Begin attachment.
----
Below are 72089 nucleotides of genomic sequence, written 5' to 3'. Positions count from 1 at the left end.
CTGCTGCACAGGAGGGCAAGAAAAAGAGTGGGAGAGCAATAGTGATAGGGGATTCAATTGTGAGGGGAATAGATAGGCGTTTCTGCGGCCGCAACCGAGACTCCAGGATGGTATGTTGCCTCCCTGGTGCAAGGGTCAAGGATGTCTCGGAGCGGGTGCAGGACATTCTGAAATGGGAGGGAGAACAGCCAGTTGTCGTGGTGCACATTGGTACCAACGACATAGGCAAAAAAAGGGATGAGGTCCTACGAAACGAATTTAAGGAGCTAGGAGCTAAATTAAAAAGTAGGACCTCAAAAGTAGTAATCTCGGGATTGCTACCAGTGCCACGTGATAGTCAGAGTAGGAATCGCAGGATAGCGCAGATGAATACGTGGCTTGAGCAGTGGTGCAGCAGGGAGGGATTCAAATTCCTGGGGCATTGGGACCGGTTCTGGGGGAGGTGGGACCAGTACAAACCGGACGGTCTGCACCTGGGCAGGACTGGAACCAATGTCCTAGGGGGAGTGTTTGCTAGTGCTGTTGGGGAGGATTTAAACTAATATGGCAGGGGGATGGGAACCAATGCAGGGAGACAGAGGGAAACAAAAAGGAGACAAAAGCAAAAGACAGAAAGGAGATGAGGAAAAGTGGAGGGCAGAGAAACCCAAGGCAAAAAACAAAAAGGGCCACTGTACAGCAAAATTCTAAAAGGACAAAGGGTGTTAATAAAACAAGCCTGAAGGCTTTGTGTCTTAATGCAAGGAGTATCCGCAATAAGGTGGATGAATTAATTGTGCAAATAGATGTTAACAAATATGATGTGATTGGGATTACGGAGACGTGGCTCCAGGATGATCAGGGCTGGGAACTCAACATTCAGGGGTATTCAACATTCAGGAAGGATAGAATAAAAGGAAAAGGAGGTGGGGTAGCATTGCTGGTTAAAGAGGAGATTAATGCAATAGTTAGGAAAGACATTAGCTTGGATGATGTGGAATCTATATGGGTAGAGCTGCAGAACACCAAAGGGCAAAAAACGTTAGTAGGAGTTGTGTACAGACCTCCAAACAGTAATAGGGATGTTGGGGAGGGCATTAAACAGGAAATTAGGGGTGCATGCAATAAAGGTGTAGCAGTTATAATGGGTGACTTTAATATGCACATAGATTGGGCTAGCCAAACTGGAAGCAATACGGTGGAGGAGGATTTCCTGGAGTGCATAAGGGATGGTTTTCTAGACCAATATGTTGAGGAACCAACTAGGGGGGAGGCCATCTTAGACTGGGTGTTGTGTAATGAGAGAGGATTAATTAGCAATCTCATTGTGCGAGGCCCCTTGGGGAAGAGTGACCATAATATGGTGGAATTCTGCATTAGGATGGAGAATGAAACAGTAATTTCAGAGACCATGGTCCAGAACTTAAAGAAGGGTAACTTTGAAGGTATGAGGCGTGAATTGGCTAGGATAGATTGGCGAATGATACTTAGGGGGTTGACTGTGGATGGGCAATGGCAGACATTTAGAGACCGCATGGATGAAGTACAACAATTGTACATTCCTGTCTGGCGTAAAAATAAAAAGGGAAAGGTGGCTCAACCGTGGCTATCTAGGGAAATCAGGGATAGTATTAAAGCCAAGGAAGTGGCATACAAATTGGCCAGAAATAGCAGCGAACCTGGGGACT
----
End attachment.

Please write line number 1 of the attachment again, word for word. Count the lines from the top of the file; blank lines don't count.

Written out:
Below are 72089 nucleotides of genomic sequence, written 5' to 3'. Positions count from 1 at the left end.